Quantitative assessments were based on time series of adult counts at Columbia River dams and redd counts in the tributary rivers. However, counts from lower Columbia River dams provided little direct information about MCR ocean-type fish. First, these counts included summer-run chinook salmon from the Snake River. Second, there is abundant evidence that inflexible cutoff dates between spring-, summer-, and fall-run chinook salmon can lead to erroneous conclusions based on dam counts alone, particularly in years with unusual environmental and oceanic conditions, as discussed above. This second caveat also applies to attempts to separately enumerate summer- and fall-run chinook salmon at upriver dams. Therefore, we evaluated passage of summer- and fall-run chinook salmon as a single unit.
|Table 4.||Recent qualitative assessments of status of ocean-type chinook salmon stocks in the mid-Columbia region (Nehlsen et al. 1991, WDF et al. 1993).|
|Nehlsen et al.||WDF et al. (SASSI)b|
|River Basin||Run||Risk Levela||Origin||Production||Status|
b SASSI ("Salmon and Steelhead Stock Inventory," WDF et al. 1993) classified stocks by apparent genetic origin (native, nonnative, or mixed), by current production type (wild, hatchery, or composite), and by apparent stock status (critical, depressed, or healthy). These are preliminary classes, subject to later refinement, and reflect the consensus opinion of state and tribal biologists contributing to the report. Dash indicates that the stock(s) was not mentioned.
The petitioners provided only selected information about escapement in the MCR, and we consulted other sources to provide a more complete picture. Redd counts (including both summer- and fall-run fish) for the Wenatchee, Methow, Okanogan, and Similkameen Rivers all show large fluctuations, with very low points in the early 1980s (Fig. 4). Since that time, Wenatchee River redd counts have shown a substantial increase, while those for the other three rivers have shown no discernible trend. Over the entire available data series (1956-93), only the Methow River redd counts show a substantial downward trend (Table 5), although both the Methow and Okanogan River counts are substantially below peak counts from the late 1960s and early 1970s. Both the Similkameen and Wenatchee River counts show substantial upward trends over the full data series.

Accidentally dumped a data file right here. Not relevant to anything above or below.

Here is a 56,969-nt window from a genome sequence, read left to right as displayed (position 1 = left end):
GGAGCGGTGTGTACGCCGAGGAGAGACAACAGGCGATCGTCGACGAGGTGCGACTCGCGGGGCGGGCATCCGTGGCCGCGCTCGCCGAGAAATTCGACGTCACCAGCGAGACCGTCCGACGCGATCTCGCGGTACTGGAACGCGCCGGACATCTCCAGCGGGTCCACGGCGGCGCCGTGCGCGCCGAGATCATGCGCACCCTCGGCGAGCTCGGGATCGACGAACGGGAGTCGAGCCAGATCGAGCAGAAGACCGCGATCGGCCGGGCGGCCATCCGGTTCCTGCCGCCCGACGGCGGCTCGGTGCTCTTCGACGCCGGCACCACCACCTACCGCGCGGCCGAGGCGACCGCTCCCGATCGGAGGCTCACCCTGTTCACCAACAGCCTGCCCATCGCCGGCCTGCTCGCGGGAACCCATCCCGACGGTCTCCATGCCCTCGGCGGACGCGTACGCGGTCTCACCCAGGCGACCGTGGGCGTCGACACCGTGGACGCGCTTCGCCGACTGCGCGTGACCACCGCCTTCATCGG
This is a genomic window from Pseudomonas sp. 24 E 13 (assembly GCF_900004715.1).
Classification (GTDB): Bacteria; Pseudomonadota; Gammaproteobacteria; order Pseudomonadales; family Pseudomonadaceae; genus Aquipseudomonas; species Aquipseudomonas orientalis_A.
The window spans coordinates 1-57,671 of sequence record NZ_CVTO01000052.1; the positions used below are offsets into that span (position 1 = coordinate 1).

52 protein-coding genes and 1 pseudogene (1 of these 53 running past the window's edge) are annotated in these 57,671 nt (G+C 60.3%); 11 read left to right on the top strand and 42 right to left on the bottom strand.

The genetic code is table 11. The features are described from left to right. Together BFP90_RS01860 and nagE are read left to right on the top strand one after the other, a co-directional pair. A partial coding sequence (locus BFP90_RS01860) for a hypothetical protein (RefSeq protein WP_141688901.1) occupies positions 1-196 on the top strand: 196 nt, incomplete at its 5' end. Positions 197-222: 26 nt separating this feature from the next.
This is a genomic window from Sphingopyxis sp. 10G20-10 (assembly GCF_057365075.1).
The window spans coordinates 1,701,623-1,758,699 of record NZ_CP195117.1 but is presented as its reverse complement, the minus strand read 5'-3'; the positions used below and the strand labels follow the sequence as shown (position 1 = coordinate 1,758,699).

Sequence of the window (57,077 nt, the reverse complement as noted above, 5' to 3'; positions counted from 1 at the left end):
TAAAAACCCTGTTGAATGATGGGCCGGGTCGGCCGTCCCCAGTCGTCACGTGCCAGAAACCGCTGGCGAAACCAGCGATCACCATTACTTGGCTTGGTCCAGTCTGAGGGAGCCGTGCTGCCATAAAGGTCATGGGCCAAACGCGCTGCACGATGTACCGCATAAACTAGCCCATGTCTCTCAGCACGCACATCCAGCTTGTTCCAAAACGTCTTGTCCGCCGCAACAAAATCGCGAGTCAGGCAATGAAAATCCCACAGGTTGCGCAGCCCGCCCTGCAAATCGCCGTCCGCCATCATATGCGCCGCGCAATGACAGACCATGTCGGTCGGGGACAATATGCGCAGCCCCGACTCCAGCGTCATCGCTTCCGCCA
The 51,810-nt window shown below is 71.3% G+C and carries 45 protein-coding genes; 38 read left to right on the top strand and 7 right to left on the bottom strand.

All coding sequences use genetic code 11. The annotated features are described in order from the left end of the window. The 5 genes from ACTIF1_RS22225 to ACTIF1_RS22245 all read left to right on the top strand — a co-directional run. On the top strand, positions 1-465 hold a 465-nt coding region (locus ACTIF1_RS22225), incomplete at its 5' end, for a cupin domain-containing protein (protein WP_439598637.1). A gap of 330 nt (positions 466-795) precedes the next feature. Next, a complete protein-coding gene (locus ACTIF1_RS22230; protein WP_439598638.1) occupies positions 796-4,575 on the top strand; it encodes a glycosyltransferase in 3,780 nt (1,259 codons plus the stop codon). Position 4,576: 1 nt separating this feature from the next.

Historic counts of adult salmon ascending fish ladders at dams provide additional assessment of population abundance and trends. The longest record for the mid-Columbia River is from Rock Island Dam. Because of its location, counts from Rock Island Dam provide an index primarily of the petitioned stocks, not of the entire ESU. Counts of adult late-run ocean-type chinook salmon at this dam (Fig. 5) showed a decline in the late 1930s, followed by a substantial increase during the 1940s and 1950s. Since the late 1950s, abundance has fluctuated over about a three-fold range with no substantial trend. However, over this period, the summer component has been a decreasing proportion of the total run.
|Average||Percent annual change|
|Location||redd count||Full series||Last 20 years|
|Total above RIS*||3,064||+0.5||+0.3|